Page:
Joined
·
952 Posts
By that logic you should forego power steering and ABS when you are learning. These systems are the way the industry is going. Yes, you should learn to drive without the aids. But having blind spot detection, back-up camera, and emergency braking assist are all great safety nets.
Statistics show young drivers get in a lot of accidents. States have responded with graduated driver's licenses, which imho just kicks that can down the road until they're off at college. Let the car help them avoid that collision - they'll still get that "oh ****" moment but hopefully without the bang, increased insurance, and lawsuits.
 

·
Registered
'18 and '19 Crosstrek Limiteds
Joined
·
8,432 Posts
By that logic you should forego power steering and ABS when you are learning. These systems are the way the industry is going. Yes, you should learn to drive without the aids. But having blind spot detection, back-up camera, and emergency braking assist are all great safety nets.
Statistics show young drivers get in a lot of accidents. States have responded with graduated driver's licenses, which imho just kicks that can down the road until they're off at college. Let the car help them avoid that collision - they'll still get that "oh ****" moment but hopefully without the bang, increased insurance, and lawsuits.
Power steering and ABS don't require any user interaction. A better example might be a reversing camera. Should the teen only learn how to reverse into a parking space with a cam? ?
 

·
Registered
Joined
·
36 Posts
Thank you to all of you! You are awesome.

Another question I have is in regard to the care being powerful enough for the hills of San Francisco...any of you deal with hills on a daily basis? I'm looking forward to going for a test drive this weekend!
I live in hilly Northeast LA. It's not quite SF, but we done got hills. My 2016 Manual 5-speed Crosstrek was definitely underpowered. 2nd gear was lame. I often had to downshift to 1st to keep up an even ascent, not wanting to exceed 25mph with my neighbors glaring. But my 2019 CVT has no problem, and most importantly my Mr. New License son has no problems.

Yes, and Apple CarPlay (and Android) are in the 2018 and newer.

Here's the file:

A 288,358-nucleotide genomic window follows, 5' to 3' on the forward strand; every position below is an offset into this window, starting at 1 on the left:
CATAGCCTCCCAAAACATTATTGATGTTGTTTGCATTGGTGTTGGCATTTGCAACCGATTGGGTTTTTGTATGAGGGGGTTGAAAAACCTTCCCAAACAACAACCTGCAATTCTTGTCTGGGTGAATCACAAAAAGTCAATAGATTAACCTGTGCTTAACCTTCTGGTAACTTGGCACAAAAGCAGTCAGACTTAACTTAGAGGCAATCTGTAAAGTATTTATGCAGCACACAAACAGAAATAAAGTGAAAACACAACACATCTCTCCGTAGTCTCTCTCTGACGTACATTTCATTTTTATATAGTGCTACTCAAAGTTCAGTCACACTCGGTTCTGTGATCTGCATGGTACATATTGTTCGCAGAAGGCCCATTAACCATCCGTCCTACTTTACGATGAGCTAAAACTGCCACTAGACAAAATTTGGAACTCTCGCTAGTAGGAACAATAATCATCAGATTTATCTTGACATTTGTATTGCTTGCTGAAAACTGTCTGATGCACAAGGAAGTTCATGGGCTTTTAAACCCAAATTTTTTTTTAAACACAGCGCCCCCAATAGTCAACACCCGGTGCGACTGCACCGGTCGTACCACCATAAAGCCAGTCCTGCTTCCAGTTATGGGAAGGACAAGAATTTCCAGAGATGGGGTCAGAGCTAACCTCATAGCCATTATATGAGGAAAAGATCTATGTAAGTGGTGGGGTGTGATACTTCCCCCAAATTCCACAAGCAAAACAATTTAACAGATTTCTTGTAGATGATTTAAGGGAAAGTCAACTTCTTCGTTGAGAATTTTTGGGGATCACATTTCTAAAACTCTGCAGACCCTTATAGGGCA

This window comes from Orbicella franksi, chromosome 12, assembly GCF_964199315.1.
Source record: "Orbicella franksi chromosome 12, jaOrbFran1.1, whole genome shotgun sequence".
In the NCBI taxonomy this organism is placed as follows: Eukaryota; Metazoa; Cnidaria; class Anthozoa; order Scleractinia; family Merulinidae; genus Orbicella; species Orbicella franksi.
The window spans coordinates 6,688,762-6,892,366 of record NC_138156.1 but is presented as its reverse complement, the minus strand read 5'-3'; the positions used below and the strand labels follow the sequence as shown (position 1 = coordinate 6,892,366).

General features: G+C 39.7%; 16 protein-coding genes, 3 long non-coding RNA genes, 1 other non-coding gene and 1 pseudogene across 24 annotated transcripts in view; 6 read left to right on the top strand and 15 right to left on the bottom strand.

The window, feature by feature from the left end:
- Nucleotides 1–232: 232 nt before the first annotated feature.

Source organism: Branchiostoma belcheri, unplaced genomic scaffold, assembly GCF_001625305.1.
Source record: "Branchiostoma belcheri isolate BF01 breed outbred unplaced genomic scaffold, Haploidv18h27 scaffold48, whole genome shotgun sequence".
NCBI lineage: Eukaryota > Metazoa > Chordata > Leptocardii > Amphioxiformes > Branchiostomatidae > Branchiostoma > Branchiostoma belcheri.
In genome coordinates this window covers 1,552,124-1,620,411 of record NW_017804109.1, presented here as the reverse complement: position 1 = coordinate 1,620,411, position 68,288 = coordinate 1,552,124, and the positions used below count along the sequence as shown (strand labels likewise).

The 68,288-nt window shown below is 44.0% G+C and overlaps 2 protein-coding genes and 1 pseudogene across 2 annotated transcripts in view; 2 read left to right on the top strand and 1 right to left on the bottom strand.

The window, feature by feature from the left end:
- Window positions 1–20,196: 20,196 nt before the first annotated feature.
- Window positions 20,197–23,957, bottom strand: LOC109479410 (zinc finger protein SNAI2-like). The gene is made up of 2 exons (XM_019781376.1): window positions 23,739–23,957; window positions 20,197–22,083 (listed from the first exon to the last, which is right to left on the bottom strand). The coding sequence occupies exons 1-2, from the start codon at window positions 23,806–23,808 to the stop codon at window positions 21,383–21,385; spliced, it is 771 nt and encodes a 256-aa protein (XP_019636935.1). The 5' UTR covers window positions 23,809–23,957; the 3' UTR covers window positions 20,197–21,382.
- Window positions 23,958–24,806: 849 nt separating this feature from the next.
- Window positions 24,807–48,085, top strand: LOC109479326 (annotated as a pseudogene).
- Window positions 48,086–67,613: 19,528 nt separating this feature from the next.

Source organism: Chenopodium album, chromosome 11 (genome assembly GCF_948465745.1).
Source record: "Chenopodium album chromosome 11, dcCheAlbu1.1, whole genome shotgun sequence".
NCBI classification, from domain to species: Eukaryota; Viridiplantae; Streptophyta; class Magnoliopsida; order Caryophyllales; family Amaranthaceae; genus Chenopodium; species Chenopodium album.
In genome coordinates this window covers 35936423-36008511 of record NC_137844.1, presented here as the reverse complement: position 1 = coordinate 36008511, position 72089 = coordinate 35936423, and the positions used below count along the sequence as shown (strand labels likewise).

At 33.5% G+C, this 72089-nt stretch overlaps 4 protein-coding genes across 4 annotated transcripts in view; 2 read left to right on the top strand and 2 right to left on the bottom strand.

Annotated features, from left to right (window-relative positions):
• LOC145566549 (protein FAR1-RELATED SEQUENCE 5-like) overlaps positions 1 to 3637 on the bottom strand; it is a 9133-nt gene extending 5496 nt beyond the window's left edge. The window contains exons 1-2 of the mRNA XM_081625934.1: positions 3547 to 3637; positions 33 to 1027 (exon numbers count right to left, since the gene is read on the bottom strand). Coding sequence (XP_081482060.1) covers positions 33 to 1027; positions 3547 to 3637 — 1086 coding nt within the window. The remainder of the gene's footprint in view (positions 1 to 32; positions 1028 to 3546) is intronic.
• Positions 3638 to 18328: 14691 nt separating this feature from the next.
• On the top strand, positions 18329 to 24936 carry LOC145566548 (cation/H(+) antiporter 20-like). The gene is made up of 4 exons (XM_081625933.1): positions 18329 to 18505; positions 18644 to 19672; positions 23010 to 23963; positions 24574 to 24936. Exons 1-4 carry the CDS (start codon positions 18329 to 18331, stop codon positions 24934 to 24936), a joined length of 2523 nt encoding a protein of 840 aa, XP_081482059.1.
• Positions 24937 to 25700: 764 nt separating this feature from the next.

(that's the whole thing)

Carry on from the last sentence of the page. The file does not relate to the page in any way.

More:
BTW, in terms of used prices, I saw a used 2018 Crosstrek today at the Glendale dealership and it was north of $25K. (with EyeSight I believe)

BTW2, I bought a 70K mile extended warrantee because of all the electronics, and because the extended warrantee saved me about $3K in mechanical on my 2016. Anecdotal, not double-blind proof...
 

·
Registered
Joined
·
523 Posts
You are on the right track, but here's another way to learn: Enroll that youth in a teen driving clinic. Many auto clubs put them on. If you don't have one, send that youth to track school. I did a teen driving clinic on a public safety training center skid pad, and then enrolled her in an ice driving clinic on a frozen lake with rally race car driver instructors. Then, I bought her a car with eyesight until she went to University. At school she drives a '96 Legacy wagon painted in dirt. She hasn't crashed it, or the Crosstrek. I'm a big fan of Eyesight. It has saved us anxiety by being a sometimes annoying second opinion. It is not fail safe, but it is worth it to me to potentially save property and money by possibly not letting crashes happen.
 

·
Registered
Joined
·
230 Posts
Really? Never heard of that before. Why is it any different from a regular automatic in that regard?
In as much as there is a torque converter, cvt’s don’t like that sudden punch, especially when new. You can damage the belt. You can dump a decent amount of power to the cvt unit if you wind it up and pop the brake. Two things kill a cvt fast, horsepower and heat.
 

·
Registered
'18 and '19 Crosstrek Limiteds
Joined
·
8,432 Posts
In as much as there is a torque converter, cvt’s don’t like that sudden punch, especially when new. You can damage the belt. You can dump a decent amount of power to the cvt unit if you wind it up and pop the brake. Two things kill a cvt fast, horsepower and heat.
I wouldn't expect if to be any different from a regular automatic which also has a torque converter. And Subaru's CVT has a chain, not a belt.

In any case, it wouldn't be a reason for the OP not choose a Crosstrek for his son.
 

·
Registered
'18 and '19 Crosstrek Limiteds
Joined
·
8,432 Posts

·
Registered
Joined
·
230 Posts
For everybody out there... MRT Performance is a wealth of knowledge. Ive learned lots from these guys. Here’s a good one on cvt....
 

·
Registered
Joined
·
19 Posts
I had the same experience when looking for used here in SoCal. Some used ones were selling for more than new. Made me feel more confident about them holding their value.

As to what to get your son however, I'd suggest what others have, and look at a used regular Impreza, or even the Legacy. I found a ton of those at worthy used prices, with little to no mileage. Whatever you get though, just know he will bang it up. It's just the nature of things.

My other (non-Subaru) advice would be to buy him a two seater, 4-banger, Toyota truck. It'll already look like hell, will run forever, he cant put tons of people in it, it's slower than a fat dog on Sunday, and if it survives him, you/he will still have something to haul junk around with when he goes to buy a "real" car.
 
21 - 40 of 40 Posts
Top